In August 2021, the Braves were a mess, playing barely at .500. But then they started winning. And they kept it up, taking the World Series in six games over the Houston Astros.

Biden called their performance of “history’s greatest turnarounds.”

“This team has literally been part of American history for over 150 years,” said Biden. “But none of it came easy … people counting you out. Heck, I know something about being counted out.”

Players lined up on risers behind Biden, grinning and waving to the crowd, but the player most discussed was one who hasn’t been on the team in nearly 50 years and who died last year: Hall of Famer Hank Aaron.

Hammerin’ Hank was the home run king for 33 years, dethroning Babe Ruth with a shot to left field on April 8, 1974. He was one of the most famous players for Atlanta and in baseball history, a clear-eyed chronicler of the hardships thrown his way – from the poverty and segregation of his Alabama youth to the racist threats he faced during his pursuit of one of America’s most hallowed records. He died in January at 86.

“This is team is defined by the courage of Hank Aaron,” Biden said.

McGuirk said Aaron, who held front office positions with the team and was one of Major League Baseball’s few Black executives, was watching over them.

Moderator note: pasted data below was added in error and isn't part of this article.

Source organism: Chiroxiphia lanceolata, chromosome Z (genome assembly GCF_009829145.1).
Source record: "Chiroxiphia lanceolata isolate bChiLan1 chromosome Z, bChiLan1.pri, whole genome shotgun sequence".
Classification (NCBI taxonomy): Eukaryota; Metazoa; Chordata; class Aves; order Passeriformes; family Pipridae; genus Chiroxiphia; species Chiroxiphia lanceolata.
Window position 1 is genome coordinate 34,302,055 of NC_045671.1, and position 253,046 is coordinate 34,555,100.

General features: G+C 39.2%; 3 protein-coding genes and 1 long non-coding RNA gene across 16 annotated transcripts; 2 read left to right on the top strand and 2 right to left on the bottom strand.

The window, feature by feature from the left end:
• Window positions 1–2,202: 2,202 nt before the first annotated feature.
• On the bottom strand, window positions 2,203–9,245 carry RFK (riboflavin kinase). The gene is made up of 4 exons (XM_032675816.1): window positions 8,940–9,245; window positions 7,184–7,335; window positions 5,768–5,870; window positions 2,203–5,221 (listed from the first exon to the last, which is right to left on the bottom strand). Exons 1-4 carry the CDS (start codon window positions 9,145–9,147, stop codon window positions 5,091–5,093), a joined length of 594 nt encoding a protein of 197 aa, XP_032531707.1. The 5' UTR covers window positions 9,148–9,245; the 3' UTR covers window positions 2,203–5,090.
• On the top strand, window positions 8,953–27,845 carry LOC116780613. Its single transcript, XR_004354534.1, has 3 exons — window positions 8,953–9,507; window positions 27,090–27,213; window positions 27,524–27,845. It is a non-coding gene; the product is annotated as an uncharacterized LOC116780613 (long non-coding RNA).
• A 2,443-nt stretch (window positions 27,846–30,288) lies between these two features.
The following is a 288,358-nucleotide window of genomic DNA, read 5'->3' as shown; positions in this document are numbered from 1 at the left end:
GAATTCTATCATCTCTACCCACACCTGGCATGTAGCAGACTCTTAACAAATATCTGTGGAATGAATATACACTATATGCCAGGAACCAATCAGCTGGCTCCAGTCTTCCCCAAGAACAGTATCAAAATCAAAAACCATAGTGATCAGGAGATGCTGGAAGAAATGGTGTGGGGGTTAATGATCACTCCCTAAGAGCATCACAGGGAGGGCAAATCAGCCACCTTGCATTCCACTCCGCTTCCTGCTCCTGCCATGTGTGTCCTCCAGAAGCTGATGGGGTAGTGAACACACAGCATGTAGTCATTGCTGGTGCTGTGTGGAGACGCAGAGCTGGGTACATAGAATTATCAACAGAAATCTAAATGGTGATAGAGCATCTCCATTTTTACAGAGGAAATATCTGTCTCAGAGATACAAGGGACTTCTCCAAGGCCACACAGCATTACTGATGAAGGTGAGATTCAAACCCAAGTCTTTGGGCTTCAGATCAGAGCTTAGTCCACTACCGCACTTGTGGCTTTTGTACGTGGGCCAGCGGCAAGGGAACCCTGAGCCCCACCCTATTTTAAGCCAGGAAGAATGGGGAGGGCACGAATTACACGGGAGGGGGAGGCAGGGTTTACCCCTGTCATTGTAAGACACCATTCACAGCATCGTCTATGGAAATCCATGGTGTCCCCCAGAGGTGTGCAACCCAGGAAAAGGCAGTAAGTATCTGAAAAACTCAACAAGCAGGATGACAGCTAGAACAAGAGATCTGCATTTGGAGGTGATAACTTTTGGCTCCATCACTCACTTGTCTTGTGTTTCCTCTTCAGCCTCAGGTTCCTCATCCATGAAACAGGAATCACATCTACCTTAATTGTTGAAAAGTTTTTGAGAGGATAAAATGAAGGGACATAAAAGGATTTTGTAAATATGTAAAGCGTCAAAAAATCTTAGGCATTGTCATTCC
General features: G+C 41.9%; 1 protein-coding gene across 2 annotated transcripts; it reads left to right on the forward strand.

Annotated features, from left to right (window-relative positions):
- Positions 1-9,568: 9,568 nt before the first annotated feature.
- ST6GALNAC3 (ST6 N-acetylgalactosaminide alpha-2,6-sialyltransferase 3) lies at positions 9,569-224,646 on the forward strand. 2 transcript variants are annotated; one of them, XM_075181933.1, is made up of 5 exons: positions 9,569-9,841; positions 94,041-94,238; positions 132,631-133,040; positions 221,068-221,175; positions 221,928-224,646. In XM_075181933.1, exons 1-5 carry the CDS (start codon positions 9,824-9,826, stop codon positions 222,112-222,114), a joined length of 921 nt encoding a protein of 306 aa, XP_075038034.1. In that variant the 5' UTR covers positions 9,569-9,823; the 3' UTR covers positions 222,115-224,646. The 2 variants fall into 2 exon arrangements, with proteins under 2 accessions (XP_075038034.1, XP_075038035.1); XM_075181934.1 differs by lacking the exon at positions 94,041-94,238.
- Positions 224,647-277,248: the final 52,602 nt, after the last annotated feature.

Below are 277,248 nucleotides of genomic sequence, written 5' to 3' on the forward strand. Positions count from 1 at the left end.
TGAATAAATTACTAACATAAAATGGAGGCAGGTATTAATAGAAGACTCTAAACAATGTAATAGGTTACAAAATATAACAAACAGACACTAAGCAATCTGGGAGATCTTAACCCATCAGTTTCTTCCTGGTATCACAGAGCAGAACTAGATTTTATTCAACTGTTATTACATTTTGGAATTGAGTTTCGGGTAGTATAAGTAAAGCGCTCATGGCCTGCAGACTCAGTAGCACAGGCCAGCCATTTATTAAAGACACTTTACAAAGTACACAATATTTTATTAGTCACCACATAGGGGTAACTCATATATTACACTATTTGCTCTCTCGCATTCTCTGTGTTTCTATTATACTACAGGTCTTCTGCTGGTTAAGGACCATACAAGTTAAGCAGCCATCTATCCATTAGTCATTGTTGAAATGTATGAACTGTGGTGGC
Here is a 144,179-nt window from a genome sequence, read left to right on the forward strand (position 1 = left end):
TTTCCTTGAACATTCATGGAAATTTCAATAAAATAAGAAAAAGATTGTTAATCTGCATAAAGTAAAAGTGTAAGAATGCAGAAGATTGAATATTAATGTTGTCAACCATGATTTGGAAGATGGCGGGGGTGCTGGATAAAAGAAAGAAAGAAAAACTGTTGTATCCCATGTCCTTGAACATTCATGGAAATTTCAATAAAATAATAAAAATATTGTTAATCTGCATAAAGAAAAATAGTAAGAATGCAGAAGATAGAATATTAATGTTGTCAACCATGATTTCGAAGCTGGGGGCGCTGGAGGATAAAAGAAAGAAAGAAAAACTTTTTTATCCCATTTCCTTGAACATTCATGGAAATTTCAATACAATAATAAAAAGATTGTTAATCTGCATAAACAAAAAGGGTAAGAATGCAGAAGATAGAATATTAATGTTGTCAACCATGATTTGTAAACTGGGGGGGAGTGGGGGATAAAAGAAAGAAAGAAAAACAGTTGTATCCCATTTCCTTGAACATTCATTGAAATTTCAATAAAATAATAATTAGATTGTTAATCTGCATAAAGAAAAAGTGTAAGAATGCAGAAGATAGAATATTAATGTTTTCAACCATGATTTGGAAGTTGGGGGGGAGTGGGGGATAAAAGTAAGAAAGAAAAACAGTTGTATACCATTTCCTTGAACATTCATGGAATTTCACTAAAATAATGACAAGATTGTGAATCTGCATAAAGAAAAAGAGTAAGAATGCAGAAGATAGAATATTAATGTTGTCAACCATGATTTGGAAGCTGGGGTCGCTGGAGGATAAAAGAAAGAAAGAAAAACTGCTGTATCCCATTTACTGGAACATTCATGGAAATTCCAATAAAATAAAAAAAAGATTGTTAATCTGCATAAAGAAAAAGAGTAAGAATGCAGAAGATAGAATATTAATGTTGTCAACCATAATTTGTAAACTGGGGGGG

“He’d have been there every step of the way with us if he was here,” McGuirk added.

The president often honors major league and some college sports champions with a White House ceremony, typically a nonpartisan affair in which the commander in chief pays tribute to the champs’ prowess, poses for photos and comes away with a team jersey.

Those visits were highly charged in the previous administration. Many athletes took issue with President Donald Trump’s policies and rhetoric on policing, immigration and more. Trump, for his part, didn’t take kindly to criticism from athletes or their on-field expressions of political opinions.

Under Biden, the tradition appears to be back. He’s hosted the NBA champion Milwaukee Bucks and Super Bowl champion Tampa Bay Buccaneers at the White House. On Monday he joked about first lady Jill Biden’s Philadelphia allegiances.

“Like every Philly fan, she’s convinced she knows more about everything in sports than anybody else,” he said. He added that he couldn’t be too nice to the Atlanta team because it had just beaten the Phillies the previous night in extra innings.

Press secretary Karine Jean-Pierre was later questioned about the team’s name, particularly as other professional sports teams have moved away from names – like the Cleveland Indians, now the Guardians, and the Washington Redskins, now the Commanders – following years of complaints from Native American groups over the images and symbols.

She said it was important for the country to have the conversation. “And Native American and Indigenous voices – they should be at the center of this conversation,” she said.

Biden supported MLB’s decision to pull the 2021 All-Star Game from Atlanta to protest Georgia’s sweeping new voting law, which critics contend is too restrictive.